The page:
“Born into a repressed, catholic, conservative, small-town, agrarian, angst-ridden & showband infested society, The Saw Doctors are trying to preserve the positive elements of our Irish background and marry them to the sounds which have culturally invaded our milieu through TV, radio, social media, 45’s, fast food restaurants, 24-hour petrol stations & electric blankets”.
Leo Moran, The Saw Doctors
The Saw Doctors were discovered by Mike Scott of The Waterboys on a stormy Tuesday night in Galway city in the 1980’s, plying their trade with more gumption than virtuosity in the back room of The Quays Bar. Scott offered The Saw Doctors the support slot on The Waterboy’s Irish Tour to launch the ‘Fisherman’s Blues’ album in 1988 and before the tour was completed, Mike asked The Saw Doctors to support The Waterboys on their six-week tour of Great Britain in Spring 1989.
Mike Scott produced The Saw Doctors first single, ‘N17’, which was written by the band’s singer Davy Carton and guitarist Leo Moran. ’N17’ got a few plays on Irish radio and a second single was scheduled to be released to fulfil the band’s two-record deal with Solid Records in Dublin.
With Philip Tennant, whom they had met through Mike Scott, now on the producer’s perch, The Saw Doctors went to the haunted Loco Studios in Wales and put down three tracks – ‘It Won’t Be Tonight’, ‘I Useta Lover’ and ’Sing A Powerful Song’.
After much debate, it was eventually decided that ‘I Useta Lover’ would be the second release from The Saw Doctors. The Galway band plugged away at gigs around Ireland and scored an early afternoon slot at the coming-of-age Irish festival of its time, Féile, in Thurles, in August 1990. The Welsh ghost must have brought them luck for that Sunday evening, they learnt that ‘I Useta Lover’ had somehow entered the Irish single charts at No. 27, from where it slowly climbed, taking seven weeks to reach Number One and remaining on top for the following nine weeks, going on to become the biggest selling Irish single, outselling U2 and Sinéad O’Connor. The Saw Doctors were now known the length and breadth of Ireland and beyond.
Things got fast for The Saw Doctors. A Channel 4, film documentary, ‘Sing A Powerful Song’, was shot in Manchester and at a homecoming concert in the Football Stadium in Tuam and it aired in Britain and Ireland. The Saw Doctors made their first trip to The United States in 1991, a journey they have made almost a hundred times since.
Through the 1990’s, The Saw Doctors chalked up well-received appearances at numerous prestigious festivals including Witness, Oxegen and Slane Castle in Ireland; Glastonbury, T in the Park, the London Fleadh in Britain as well as at its Fleadh cousins across the Atlantic in New York and San Francisco, and garnered a reputation for being a powerful and exciting live band, playing gigs in Ireland, Britain and the USA, with the odd trip to Australia, Sweden, Denmark, Norway, Finland, Holland, France and Belgium.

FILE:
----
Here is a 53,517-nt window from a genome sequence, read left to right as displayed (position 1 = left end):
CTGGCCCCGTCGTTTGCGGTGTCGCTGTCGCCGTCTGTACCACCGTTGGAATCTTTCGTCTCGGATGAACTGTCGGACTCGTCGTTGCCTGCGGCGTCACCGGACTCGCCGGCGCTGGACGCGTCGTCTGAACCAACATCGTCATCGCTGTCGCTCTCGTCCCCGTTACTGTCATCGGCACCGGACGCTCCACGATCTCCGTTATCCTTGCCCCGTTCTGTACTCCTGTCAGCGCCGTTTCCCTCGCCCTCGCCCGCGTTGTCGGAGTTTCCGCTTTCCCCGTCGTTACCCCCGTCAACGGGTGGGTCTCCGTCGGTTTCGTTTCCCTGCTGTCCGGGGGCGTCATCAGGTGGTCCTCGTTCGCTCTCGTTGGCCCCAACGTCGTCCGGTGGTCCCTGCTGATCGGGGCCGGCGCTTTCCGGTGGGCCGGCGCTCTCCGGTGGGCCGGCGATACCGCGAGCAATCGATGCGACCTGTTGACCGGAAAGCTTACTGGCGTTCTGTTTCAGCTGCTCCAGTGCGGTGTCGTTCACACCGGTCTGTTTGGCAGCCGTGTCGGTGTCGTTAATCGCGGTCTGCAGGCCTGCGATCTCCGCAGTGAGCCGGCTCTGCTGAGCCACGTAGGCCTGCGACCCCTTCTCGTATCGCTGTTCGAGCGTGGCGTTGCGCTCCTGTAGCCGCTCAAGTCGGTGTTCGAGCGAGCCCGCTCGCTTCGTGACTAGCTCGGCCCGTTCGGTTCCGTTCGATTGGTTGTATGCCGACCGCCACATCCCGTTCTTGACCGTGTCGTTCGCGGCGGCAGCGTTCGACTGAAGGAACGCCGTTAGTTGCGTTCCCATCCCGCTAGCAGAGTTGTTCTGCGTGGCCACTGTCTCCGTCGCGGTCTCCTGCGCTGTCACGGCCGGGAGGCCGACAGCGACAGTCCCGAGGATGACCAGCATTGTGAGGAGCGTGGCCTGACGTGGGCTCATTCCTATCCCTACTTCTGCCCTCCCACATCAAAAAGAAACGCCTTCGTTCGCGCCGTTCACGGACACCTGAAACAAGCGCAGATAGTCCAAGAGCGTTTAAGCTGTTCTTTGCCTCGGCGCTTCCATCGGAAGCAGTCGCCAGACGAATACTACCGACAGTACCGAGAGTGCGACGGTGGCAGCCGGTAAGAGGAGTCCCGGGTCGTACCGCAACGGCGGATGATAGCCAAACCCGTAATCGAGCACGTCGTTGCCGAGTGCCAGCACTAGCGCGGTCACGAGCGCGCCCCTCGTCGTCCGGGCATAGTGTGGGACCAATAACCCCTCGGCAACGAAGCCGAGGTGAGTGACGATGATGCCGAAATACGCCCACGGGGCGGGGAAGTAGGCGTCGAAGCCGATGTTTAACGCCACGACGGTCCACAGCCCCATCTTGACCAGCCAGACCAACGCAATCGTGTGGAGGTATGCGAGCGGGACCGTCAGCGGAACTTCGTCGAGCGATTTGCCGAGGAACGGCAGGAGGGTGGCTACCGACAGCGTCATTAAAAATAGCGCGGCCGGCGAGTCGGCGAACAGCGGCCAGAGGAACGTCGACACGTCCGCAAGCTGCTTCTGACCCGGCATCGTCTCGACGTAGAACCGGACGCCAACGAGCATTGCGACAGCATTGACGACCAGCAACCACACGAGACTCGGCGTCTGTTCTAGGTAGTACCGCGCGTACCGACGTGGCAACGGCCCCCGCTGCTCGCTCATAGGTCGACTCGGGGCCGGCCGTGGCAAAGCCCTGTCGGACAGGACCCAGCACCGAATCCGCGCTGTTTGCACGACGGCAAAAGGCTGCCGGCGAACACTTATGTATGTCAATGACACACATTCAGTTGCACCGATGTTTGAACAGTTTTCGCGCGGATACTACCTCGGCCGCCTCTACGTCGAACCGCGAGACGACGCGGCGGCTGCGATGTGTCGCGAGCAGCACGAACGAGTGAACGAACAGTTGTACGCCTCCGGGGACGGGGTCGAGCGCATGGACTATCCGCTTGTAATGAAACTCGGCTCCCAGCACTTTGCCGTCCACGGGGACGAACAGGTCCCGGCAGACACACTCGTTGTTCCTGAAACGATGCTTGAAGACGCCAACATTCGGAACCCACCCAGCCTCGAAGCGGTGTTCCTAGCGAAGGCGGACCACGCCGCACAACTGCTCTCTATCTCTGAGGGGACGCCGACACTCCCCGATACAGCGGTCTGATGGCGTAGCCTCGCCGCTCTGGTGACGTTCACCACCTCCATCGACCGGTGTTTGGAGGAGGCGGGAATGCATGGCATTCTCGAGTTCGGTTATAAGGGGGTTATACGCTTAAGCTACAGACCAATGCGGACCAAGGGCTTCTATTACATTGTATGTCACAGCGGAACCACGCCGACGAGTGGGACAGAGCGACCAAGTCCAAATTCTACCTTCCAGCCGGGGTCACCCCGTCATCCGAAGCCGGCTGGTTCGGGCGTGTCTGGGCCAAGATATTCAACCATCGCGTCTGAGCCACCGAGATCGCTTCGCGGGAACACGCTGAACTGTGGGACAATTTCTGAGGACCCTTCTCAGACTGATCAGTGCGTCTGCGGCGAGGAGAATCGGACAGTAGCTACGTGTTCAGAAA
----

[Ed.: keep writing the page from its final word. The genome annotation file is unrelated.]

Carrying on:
A handful of singles went Top 20 in the British Charts through the nineties & The Saw Doctors appeared on BBC’s ‘Top of the Pops’ three times with ‘Small Bit Of Love’, ‘To Win Just Once’ and ‘World Of Good’. The Saw Doctors third album ’Same Oul’ Town’ reached No. 6 in the UK Album Charts in 1996.
The end of 2011 brought another surprise hit for The Saw Doctors – having included a verse and chorus of ‘Downtown’ in the show-closing ‘Hay Wrap’, the band noticed that ‘Downtown’ captured the imagination of the audience, making it a potential contender for the Christmas single. On a long-shot, producer Phillip Tennant got in touch with Petula Clark’s manager and a recording session was arranged in London where the old 60’s classic was re-vamped and recorded – ‘The Saw Doctors featuring Petula Clark’! The lively duet made it to number 2 in the Irish singles Christmas chart.
Loved & revered by their loyal fans, many of whom have been recruited by already fan friends, The Saw Doctors continue with a resilience and an effervescent energy, looking forward to playing Summer Festivals in the UK in 2023.
“ If The Saw Doctors could bottle the sort of bonhomie that can make an entire concert hall feel better, they would have the medicine show to end them all”
Paul Sexton, The Times